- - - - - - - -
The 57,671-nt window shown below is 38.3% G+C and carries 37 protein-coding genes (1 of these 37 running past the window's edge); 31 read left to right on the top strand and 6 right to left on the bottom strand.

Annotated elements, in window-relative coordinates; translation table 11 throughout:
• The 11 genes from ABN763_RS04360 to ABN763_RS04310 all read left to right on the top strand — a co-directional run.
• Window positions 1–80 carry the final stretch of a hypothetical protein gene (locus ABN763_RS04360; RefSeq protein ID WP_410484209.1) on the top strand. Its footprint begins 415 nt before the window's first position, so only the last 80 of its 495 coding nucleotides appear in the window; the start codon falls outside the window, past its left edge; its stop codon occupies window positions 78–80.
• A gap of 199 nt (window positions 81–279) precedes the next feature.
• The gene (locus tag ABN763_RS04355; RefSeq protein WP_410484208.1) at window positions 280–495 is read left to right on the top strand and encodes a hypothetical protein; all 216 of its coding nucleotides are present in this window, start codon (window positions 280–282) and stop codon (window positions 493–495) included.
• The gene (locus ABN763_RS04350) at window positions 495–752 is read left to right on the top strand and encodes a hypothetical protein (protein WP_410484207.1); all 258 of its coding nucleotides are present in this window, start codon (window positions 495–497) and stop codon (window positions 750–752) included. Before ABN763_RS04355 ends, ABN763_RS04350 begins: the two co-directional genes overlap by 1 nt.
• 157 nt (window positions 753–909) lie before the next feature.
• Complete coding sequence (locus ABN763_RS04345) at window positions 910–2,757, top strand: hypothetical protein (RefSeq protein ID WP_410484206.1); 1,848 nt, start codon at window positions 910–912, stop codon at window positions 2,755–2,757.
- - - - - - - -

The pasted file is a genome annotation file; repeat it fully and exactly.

The 57,671-nt window shown below is 38.3% G+C and carries 37 protein-coding genes (1 of these 37 running past the window's edge); 31 read left to right on the top strand and 6 right to left on the bottom strand.

Annotated elements, in window-relative coordinates; translation table 11 throughout:
• The 11 genes from ABN763_RS04360 to ABN763_RS04310 all read left to right on the top strand — a co-directional run.
• Window positions 1–80 carry the final stretch of a hypothetical protein gene (locus ABN763_RS04360; RefSeq protein ID WP_410484209.1) on the top strand. Its footprint begins 415 nt before the window's first position, so only the last 80 of its 495 coding nucleotides appear in the window; the start codon falls outside the window, past its left edge; its stop codon occupies window positions 78–80.
• A gap of 199 nt (window positions 81–279) precedes the next feature.
• The gene (locus tag ABN763_RS04355; RefSeq protein WP_410484208.1) at window positions 280–495 is read left to right on the top strand and encodes a hypothetical protein; all 216 of its coding nucleotides are present in this window, start codon (window positions 280–282) and stop codon (window positions 493–495) included.
• The gene (locus ABN763_RS04350) at window positions 495–752 is read left to right on the top strand and encodes a hypothetical protein (protein WP_410484207.1); all 258 of its coding nucleotides are present in this window, start codon (window positions 495–497) and stop codon (window positions 750–752) included. Before ABN763_RS04355 ends, ABN763_RS04350 begins: the two co-directional genes overlap by 1 nt.
• 157 nt (window positions 753–909) lie before the next feature.
• Complete coding sequence (locus ABN763_RS04345) at window positions 910–2,757, top strand: hypothetical protein (RefSeq protein ID WP_410484206.1); 1,848 nt, start codon at window positions 910–912, stop codon at window positions 2,755–2,757.